Marketing and Event Manager Kinsey Emery said, "We started a few new educational initiatives this year.  We're essentially in downtown Nashville where fewer and fewer individuals have been exposed to the agricultural lifestyle.  Our daily FFA 'Ag' tours were therefore very well received."  

    The Tennessean described these 'Ag' tours in the following manner:  "Future Farmers of America student members will take fairgoers on a tour of the barns to see various livestock, cow milking, a working bee hive, displays of fall produce such as gourds and pumpkins, as well as the rabbit barn, swine barn, etc." 

    Fairgoers also had the educational opportunity to experience "international entertainment such as African drumming, Hispanic music and performances by local groups from the Kurdish, Chinese and Filipino communities on the Cultural Arts Stage daily through the fair."

    A Great Deal  
    The Tennessean had nothing but praise for what a great deal the 2014 fair was.  The columnist "Ms. Cheap" wrote, "Heck, you could easily spend less going to the fair than you would if you went out for a movie night...  I mean, where else could you go for as little as $5 and witness racing pigs, a dog agility show, some cowboy trick riding and roping, a mule pull, a sheep show, celebrity cow milking demonstrations, a parade, and lots of mini concerts... all in one place."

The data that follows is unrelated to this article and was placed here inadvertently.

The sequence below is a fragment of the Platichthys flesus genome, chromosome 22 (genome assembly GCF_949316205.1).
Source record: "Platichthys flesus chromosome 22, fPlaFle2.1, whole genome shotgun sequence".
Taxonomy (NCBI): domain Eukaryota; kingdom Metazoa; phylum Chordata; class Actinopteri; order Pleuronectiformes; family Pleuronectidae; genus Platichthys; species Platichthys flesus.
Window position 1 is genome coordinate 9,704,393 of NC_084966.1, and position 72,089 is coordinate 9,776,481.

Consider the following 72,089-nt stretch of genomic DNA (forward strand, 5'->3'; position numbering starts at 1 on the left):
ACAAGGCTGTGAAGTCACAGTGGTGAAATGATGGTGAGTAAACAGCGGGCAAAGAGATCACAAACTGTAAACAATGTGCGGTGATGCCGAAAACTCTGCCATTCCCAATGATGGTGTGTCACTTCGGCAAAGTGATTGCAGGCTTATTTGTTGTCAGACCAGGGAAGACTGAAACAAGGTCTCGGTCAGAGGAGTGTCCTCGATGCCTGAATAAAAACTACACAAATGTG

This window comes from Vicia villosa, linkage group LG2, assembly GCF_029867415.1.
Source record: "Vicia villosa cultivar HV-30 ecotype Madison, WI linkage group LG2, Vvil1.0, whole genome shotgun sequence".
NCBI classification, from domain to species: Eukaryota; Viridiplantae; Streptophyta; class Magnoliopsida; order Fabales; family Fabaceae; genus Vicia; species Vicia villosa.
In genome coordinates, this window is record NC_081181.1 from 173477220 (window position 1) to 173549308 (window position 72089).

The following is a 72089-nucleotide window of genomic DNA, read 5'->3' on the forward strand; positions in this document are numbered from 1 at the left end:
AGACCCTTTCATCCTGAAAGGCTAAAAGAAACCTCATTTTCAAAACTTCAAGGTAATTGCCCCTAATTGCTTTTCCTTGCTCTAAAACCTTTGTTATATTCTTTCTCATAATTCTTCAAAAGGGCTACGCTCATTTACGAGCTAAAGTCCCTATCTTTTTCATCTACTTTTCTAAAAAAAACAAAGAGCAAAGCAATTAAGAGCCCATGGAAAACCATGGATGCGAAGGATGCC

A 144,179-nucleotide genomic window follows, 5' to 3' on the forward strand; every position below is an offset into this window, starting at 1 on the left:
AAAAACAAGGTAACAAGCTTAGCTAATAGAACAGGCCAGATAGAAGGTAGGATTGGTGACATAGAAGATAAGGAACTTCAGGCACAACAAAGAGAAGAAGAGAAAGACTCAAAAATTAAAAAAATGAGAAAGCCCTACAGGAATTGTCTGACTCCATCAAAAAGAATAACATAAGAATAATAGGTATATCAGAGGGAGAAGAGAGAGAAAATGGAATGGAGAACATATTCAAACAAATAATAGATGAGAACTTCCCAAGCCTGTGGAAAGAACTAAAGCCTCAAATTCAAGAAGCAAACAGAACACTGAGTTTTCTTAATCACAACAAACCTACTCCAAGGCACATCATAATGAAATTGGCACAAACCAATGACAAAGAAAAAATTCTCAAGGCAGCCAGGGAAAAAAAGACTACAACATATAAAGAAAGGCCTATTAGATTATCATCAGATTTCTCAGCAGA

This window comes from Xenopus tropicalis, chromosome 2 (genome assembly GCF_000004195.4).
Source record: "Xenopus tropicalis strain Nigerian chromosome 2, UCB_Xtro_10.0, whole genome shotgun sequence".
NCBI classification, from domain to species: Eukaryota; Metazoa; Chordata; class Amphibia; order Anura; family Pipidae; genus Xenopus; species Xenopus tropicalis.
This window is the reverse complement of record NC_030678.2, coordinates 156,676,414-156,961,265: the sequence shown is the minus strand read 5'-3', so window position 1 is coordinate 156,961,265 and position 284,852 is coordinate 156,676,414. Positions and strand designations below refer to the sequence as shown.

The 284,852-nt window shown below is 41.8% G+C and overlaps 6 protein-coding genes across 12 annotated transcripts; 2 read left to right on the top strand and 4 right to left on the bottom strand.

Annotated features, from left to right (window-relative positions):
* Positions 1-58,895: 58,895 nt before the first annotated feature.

Jones mentioned some popular ground acts which were included in the gate admission.  He stated, "People especially loved Hendrick's Racing Pigs and the Kenya Safari Acrobats.  The crowds just continued to gather for the acrobats every time they performed.  Their bleachers were filled during almost every show, so we're looking to add bigger bleachers next year." 

    The Flying Houndz Frizbee Trick Dog Show and Wade Henry "The High Roller" were also real crowd pleasers.  According to the fair's website, Wade Henry "features comedy juggling, tall unicycling, fire eating, balancing, music and plenty of audience participation."

    Midway Memories 
    Scott Jones said that North American Midway Entertainment has been providing the carnival since 2009.  Billed on its website as "the largest traveling outdoor amusement park in the world," the company is based in Farmland, Indiana.  Jones said, "This year we had a White Water Flume Ride that seemed to be a bit hit, and the Super Himalaya always draws some of the biggest crowds."

    As for food, Jones waxed eloquently about the Deep-Fried Goo Goo.  He said, "It was the first candy bar here in Nashville that had mixed ingredients, so we embraced that tradition and deep-fried it on a stick." 

    Then there was the Pineapple Whip.  Jones explained that this extremely popular frozen dessert was missing for the first stretch of operating days because "the vendor had an auto accident."  

    When a substitute vendor arrived, fairgoers responded heartily.  Pineapple Whip is located in Springfield, Missouri.  Licensing rights are currently being handled by Island Whip, Inc.